Nine hole frisbee golf on the beautiful lawns of the Briars Resort
Teeing-off or how would you say that in frisbee golf ? “I can’t throw a frisbee !”
Touching “the pole” same as “sinking a putt”
Challenging hole locations in the woods
And near garden gates
“Ladder Ball” a lawn game new to me this summer, but not to others in lawn-game-know.
You score by standing at a distance and tossing a double ended golf ball weighted rope at “the ladder”. Points are scored for each toss.
An old fashioned open aired tennis pavilion at the Briars.
Watching tennis from the the tennis pavilion and imaging lawn tennis courts of past.
Freshly cut lawn badminton courts at The Briars
Of course there is a croquet lawn at the Briars which also doubles as a Bocce Ball Court.
Bocce ball is the lawn game that is enjoying the biggest revival today. Derived originally from the the ancient game of Bowls played during the time of the Roman Empire. Developed into its present form in Italy. It is played all over Europe and in North America.
Backyards in Canada and the U.S. are being designed with backyard Bocce Ball courts as part of the landscape plan.
Like this one!
And this one too!
Union Hall, a Bar in Park Slope Brooklyn has super cool indoor Bocce Courts http://unionhallny.com
An indoor Bocce Court at Floyd NY . Check it out at http://floydny.com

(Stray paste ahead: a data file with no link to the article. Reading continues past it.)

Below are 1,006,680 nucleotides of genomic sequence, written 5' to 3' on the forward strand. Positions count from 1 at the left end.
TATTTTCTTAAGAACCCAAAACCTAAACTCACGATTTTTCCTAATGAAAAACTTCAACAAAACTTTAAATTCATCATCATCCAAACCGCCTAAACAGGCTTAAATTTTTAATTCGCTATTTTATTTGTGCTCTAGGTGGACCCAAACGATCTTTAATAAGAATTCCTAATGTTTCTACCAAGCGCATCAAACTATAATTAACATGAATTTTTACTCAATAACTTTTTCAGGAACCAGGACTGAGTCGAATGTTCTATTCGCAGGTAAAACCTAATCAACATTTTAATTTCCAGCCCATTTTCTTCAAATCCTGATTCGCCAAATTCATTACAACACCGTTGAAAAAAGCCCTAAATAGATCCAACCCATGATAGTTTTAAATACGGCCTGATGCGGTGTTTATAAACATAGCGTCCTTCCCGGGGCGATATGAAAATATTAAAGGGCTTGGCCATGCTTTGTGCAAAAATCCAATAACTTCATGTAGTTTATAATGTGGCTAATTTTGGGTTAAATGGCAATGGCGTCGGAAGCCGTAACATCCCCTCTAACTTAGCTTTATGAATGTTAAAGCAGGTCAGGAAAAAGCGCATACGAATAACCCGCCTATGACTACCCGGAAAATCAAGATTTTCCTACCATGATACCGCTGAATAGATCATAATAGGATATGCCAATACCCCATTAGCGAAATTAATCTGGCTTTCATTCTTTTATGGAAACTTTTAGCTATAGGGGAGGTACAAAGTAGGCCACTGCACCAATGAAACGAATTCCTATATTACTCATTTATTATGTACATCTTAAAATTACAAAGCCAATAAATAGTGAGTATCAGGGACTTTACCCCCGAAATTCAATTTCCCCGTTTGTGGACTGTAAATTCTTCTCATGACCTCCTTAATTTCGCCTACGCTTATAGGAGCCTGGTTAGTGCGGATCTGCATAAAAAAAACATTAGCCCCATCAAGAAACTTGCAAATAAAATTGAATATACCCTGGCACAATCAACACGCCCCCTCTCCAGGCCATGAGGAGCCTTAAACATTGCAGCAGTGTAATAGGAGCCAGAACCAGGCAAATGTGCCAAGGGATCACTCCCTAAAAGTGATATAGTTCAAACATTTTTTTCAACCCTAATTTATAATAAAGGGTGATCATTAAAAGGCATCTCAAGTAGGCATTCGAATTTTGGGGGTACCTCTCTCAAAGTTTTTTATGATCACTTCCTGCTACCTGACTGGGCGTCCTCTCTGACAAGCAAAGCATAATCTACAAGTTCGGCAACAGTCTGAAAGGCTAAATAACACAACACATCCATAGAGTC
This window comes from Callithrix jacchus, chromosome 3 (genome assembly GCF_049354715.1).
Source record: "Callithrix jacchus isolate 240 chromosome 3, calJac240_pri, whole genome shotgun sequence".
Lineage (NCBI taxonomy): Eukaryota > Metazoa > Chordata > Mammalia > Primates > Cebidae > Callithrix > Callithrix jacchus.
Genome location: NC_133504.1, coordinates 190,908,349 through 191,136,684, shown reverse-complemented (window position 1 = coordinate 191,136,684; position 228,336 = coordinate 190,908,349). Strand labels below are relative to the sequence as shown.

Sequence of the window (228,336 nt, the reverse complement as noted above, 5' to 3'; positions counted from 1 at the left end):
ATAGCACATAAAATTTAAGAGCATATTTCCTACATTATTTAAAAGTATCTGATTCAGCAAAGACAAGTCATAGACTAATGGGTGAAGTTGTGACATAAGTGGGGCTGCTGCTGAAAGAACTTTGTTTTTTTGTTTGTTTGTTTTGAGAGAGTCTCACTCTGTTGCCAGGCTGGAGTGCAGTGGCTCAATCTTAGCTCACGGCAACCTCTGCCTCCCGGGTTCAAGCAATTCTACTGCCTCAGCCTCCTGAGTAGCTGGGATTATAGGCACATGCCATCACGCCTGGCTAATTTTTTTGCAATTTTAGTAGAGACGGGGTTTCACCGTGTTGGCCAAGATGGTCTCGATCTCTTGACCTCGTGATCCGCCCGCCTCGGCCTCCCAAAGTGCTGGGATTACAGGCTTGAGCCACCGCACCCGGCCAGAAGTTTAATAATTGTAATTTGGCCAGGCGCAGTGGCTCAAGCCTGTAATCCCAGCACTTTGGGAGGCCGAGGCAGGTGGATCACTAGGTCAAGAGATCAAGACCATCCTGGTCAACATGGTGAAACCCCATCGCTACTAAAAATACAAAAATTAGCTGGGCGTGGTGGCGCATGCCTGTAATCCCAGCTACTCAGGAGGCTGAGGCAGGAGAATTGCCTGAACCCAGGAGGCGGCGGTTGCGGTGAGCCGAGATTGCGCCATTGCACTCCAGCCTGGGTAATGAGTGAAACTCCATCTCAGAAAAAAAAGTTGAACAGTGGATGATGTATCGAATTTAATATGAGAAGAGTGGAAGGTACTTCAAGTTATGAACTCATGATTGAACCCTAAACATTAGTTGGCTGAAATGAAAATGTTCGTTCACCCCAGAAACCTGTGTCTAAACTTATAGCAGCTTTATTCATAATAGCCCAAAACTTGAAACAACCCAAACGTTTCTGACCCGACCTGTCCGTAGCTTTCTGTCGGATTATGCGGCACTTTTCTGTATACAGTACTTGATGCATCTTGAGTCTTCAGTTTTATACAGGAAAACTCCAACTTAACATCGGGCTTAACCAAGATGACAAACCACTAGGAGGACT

There IS hope for winter indoor fun!!! Please take note hip Oakville and Toronto Bar owners.
My brother-in-law, award-winning writer, Alec Scott, was born in Oakville, ON and now lives in Oakland, California. Alec has generously written this Fourth of July celebratory guest blog post for OurTownO. Enjoy, Alix xx
My family has deep roots both in Canada and the U.S. We were Anglos in the pulp and paper business in Quebec; Welshmen and women who emigrated to coal country in Pennsylvania.
My two brothers, sister and I were born and brought up outside Toronto, in Oakville, but our American mother registered each of us at birth with the American consulate, giving us the right to take up U.S. citizenship if we wanted. (The story was that American citizenship, like Jewishness, passed automatically through the female line, but it was harder to obtain via an American father – they didn’t want to extend citizenship to every GI’s love-child.) As kids, we learned the ringing Gettysburg Address, on long car trips we sang cheesy numbers from the American song-book – “Sioux City Sue”, a particularly fun and terrible song. One of the biggest parties we’d have each year was on the Fourth – red-white-and-blue garb, straw boaters, Old Glory flying, croquet on the lawn in the backyard. One year on Independence Day, an American eagle flew down and posed briefly on a stump in the yard.
For all the conspicuous advantages of growing up in Oakville, I was one of those elsewhere kids – life must be bolder, more vibrant somewhere else. In part, this was because I realized early I was gay, and the pretty, family-oriented world of Oakville, it had no place then for that sort of unconventionality.